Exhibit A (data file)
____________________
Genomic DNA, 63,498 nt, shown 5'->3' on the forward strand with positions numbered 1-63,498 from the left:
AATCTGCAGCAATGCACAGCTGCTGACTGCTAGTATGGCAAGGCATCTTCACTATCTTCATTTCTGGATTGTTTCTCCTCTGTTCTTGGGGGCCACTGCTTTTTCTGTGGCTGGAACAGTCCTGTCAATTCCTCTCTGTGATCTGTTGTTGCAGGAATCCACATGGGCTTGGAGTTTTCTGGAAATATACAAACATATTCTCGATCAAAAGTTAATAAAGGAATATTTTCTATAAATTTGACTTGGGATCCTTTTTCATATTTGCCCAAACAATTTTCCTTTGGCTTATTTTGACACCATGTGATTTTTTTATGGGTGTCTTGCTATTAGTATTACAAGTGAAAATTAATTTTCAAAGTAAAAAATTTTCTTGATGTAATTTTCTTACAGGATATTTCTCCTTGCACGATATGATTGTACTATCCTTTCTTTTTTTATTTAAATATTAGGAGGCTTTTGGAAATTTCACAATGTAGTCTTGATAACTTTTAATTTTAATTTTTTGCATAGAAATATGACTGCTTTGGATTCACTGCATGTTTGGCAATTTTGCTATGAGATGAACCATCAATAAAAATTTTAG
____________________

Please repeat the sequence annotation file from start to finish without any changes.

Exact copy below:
Genomic DNA, 63,498 nt, shown 5'->3' on the forward strand with positions numbered 1-63,498 from the left:
AATCTGCAGCAATGCACAGCTGCTGACTGCTAGTATGGCAAGGCATCTTCACTATCTTCATTTCTGGATTGTTTCTCCTCTGTTCTTGGGGGCCACTGCTTTTTCTGTGGCTGGAACAGTCCTGTCAATTCCTCTCTGTGATCTGTTGTTGCAGGAATCCACATGGGCTTGGAGTTTTCTGGAAATATACAAACATATTCTCGATCAAAAGTTAATAAAGGAATATTTTCTATAAATTTGACTTGGGATCCTTTTTCATATTTGCCCAAACAATTTTCCTTTGGCTTATTTTGACACCATGTGATTTTTTTATGGGTGTCTTGCTATTAGTATTACAAGTGAAAATTAATTTTCAAAGTAAAAAATTTTCTTGATGTAATTTTCTTACAGGATATTTCTCCTTGCACGATATGATTGTACTATCCTTTCTTTTTTTATTTAAATATTAGGAGGCTTTTGGAAATTTCACAATGTAGTCTTGATAACTTTTAATTTTAATTTTTTGCATAGAAATATGACTGCTTTGGATTCACTGCATGTTTGGCAATTTTGCTATGAGATGAACCATCAATAAAAATTTTAG